Saturday, March 24, 2012

CAPE benefits Newark

Living in Newark has considerable perks. One day I can listen to collaborative pianist Roger Vignoles on CDs owned by the Newark Free Library and the next day I can hear him live at Gore Recital Hall thanks to the sponsorship of the University Faculty Senate Committee on Cultural and Public Events (CAPE).

Roger Vignoles is one of the greatest living collaborative pianists of our time and he certainly proved it in his accompaniment of UD faculty member Robert Brandt in the Winterreise by Franz Schubert.

This rather underadvertised concert had a small audience -- the most vocal of whom seemed to be baritone Dr. Robert Brandt’s students. But those who missed this evening missed hearing a perfectionist. Mr. Vignoles’ technical skills are so solid that he is able to concentrate on the finer points of absolute dynamic control – final chords which he dared to make so soft that the notes risked not speaking – yet they did. His remarkable concentration made incredible changes of mood and tone within the rich variations of the music Schubert used for the twenty-four cloyingly romantic poems by Wilhelm Müller.

Dr. Brandt is also quite fluent in German which makes for a convincing portrayal of ideas expressed in colloquial fluency. His voice is quite rich and strong and he still seemed fresh and energetic even after singing for over an hour with no break.

When stars like Mr. Vignoles are lured to a tiny town like Newark, it means the music department at the University of Delaware has reached a level of sophistication which can only be attributed to their excellent staff and to the economic power of the University Faculty Senate Committee on Cultural and Public Events.


Tuesday, March 13, 2012

Pop-rock Musical, Next to Normal, Soars at The Everett Theatre!

Next to Normal is one of the bravest musicals I have ever seen. The compelling show tackles mental illness, a subject that's not usually explored in musical theater.

The musical, with music by Tom Kitt and book & lyrics by Brian Yorkey, focuses on a suburban family in crisis and coping with the matriarch's battle with mental illness. Like most mothers and wives, Diana is trying her best to love and raise her children, while being a dutiful wife; unlike some mothers and wives, she's also living with bipolar disorder.

With the help of her husband (Dan) and her doctors (Dr. Fine and Dr. Madden), Diana is trying to manage her high and low periods and manic situations. However, the stress of her illness is affecting her relationships, especially with her teenage daughter (Natalie), a genius and musician. Natalie, who recently started dating her first boyfriend (Henry), is at an age when she needs her parents' guidance. Unfortunately, Diana and Dan are consumed with Diana's situation and are not able to give their daughter the attention she needs. Diana and Dan's son (Gabe) on the other hand, is elusive and "not exactly always around." The family contends with the many therapy options for Diana's illness and the stress of living with someone who is not always able to control her actions and moods.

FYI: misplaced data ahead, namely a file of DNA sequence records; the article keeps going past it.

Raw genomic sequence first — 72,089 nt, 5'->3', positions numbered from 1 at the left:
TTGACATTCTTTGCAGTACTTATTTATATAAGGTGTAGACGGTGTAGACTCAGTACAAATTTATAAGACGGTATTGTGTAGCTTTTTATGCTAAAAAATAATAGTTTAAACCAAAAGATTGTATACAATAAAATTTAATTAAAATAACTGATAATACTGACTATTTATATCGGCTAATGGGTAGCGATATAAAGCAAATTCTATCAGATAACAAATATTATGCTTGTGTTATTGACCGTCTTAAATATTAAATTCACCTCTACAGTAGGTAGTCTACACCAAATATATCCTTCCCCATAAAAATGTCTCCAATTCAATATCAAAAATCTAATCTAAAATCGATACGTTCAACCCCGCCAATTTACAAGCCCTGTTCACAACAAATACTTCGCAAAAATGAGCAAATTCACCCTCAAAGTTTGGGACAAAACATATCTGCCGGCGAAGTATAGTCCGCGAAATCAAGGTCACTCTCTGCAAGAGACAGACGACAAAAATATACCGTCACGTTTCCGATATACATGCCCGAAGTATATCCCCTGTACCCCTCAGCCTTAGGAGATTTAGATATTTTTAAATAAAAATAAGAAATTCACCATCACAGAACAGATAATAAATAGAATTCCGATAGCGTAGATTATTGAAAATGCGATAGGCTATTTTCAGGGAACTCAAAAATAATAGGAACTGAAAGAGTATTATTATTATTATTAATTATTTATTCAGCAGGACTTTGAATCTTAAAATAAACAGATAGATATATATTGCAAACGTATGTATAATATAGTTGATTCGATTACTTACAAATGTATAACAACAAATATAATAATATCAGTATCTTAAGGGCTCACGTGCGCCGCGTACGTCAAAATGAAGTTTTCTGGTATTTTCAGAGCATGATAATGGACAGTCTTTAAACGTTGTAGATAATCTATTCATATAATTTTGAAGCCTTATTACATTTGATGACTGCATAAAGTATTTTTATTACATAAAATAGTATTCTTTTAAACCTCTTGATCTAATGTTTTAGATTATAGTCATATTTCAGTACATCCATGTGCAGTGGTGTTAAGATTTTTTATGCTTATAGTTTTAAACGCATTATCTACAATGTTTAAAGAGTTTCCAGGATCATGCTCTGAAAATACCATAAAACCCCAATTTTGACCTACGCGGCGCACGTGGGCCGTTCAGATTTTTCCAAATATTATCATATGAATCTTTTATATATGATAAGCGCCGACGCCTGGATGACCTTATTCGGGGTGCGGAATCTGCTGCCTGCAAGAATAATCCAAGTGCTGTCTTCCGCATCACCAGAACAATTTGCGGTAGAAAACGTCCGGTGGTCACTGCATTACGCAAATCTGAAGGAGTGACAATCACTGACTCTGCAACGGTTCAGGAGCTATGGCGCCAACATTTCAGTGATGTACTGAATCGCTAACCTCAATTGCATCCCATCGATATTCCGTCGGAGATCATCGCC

Next to Normal is written from the point of view of Diana's, as well as the rest of the family, allowing the audience to gain a better understanding of what a person with mental illness and his/her family members experience. Director, Jeffrey Santoro handles the show with great sensitivity, but he doesn't hold back. He takes on the stressful situations in the show with great vigor and his actors follow his lead. Karen Murdock electrifies as Diana. She's stunning in a role that calls for her to delve deep inside to find the many emotions and feelings that her character experiences, regardless as to how dark they may be at times. Patrick O'Hara as Dan, Alyssa Lewis as Natalie, and Tyler DeFriece give powerful and heartbreaking performances as Diana's family. They walk a tightrope of trying to maintain stable lives while trying to care for Diana. Dale Martin, Jr. as both Dr. Fine and Dr. Madden and Alexander Vanderlek as Henry also give solid performances.

Next to Normal is a show that shouldn't be missed. Hopefully, people will not only be entertained by the musical, but also gain a better understanding of mental illness and the impact it has on the family unit.

The final performances for Next to Normal at The Everett Theatre (47 West Main Street, Middletown, DE) are March 16th and 17th, at 8:00 PM and March 18th, at 3:00 PM. A talkback with the cast and NAMI Delaware staff members will follow the March 18th performance. Visit or call 302.378.7038 for tickets.

February was Full of Album Writing in Delaware!

2012 FAWM'ers onstage at The Queen